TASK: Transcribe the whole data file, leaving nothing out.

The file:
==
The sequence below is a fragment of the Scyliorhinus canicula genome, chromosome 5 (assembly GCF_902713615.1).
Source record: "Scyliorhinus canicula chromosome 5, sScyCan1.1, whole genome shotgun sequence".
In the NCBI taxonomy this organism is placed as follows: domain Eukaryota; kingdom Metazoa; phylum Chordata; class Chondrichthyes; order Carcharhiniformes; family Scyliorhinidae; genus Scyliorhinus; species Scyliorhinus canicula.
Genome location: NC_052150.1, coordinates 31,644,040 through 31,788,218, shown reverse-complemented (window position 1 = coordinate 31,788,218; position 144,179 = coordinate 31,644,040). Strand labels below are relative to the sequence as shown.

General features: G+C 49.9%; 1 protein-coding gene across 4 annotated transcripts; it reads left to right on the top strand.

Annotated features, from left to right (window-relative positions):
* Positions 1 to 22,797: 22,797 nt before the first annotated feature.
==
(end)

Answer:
The sequence below is a fragment of the Scyliorhinus canicula genome, chromosome 5 (assembly GCF_902713615.1).
Source record: "Scyliorhinus canicula chromosome 5, sScyCan1.1, whole genome shotgun sequence".
In the NCBI taxonomy this organism is placed as follows: domain Eukaryota; kingdom Metazoa; phylum Chordata; class Chondrichthyes; order Carcharhiniformes; family Scyliorhinidae; genus Scyliorhinus; species Scyliorhinus canicula.
Genome location: NC_052150.1, coordinates 31,644,040 through 31,788,218, shown reverse-complemented (window position 1 = coordinate 31,788,218; position 144,179 = coordinate 31,644,040). Strand labels below are relative to the sequence as shown.

General features: G+C 49.9%; 1 protein-coding gene across 4 annotated transcripts; it reads left to right on the top strand.

Annotated features, from left to right (window-relative positions):
* Positions 1 to 22,797: 22,797 nt before the first annotated feature.